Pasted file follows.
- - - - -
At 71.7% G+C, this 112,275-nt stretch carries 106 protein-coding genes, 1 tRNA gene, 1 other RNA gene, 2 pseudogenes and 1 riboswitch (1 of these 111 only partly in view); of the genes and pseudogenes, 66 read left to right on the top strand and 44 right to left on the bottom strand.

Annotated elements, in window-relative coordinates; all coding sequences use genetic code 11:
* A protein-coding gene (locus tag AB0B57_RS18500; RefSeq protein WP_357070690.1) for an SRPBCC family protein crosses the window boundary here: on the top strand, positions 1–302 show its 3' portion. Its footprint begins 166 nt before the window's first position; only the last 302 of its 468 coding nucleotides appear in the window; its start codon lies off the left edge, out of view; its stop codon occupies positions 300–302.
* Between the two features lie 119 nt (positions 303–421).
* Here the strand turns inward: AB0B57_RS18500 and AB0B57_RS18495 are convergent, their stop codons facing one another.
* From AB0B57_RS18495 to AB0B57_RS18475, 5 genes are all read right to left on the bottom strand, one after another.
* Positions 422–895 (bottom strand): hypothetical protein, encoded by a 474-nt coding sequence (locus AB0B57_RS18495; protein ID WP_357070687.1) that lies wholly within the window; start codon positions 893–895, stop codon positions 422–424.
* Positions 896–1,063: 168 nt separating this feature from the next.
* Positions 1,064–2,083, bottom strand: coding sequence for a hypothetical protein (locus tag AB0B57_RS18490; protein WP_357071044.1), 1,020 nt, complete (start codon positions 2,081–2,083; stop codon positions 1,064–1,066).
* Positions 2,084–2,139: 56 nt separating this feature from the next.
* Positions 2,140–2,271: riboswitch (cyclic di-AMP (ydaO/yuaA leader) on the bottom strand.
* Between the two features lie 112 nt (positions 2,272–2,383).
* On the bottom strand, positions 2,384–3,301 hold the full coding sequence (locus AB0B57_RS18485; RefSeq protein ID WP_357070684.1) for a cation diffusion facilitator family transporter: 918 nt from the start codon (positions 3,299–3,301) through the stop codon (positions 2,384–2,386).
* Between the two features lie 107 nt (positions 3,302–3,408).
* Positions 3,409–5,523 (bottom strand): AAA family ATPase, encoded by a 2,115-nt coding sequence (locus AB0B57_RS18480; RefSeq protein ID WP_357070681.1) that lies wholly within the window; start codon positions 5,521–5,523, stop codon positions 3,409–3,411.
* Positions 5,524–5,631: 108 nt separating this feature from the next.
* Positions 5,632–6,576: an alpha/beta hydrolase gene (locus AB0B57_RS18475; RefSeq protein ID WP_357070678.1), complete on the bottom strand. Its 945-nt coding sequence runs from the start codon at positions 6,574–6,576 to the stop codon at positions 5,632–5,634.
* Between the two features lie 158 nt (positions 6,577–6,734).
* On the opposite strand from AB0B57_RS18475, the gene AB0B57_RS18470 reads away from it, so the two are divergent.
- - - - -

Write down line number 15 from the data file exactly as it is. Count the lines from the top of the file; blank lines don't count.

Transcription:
* Positions 3,409–5,523 (bottom strand): AAA family ATPase, encoded by a 2,115-nt coding sequence (locus AB0B57_RS18480; RefSeq protein ID WP_357070681.1) that lies wholly within the window; start codon positions 5,521–5,523, stop codon positions 3,409–3,411.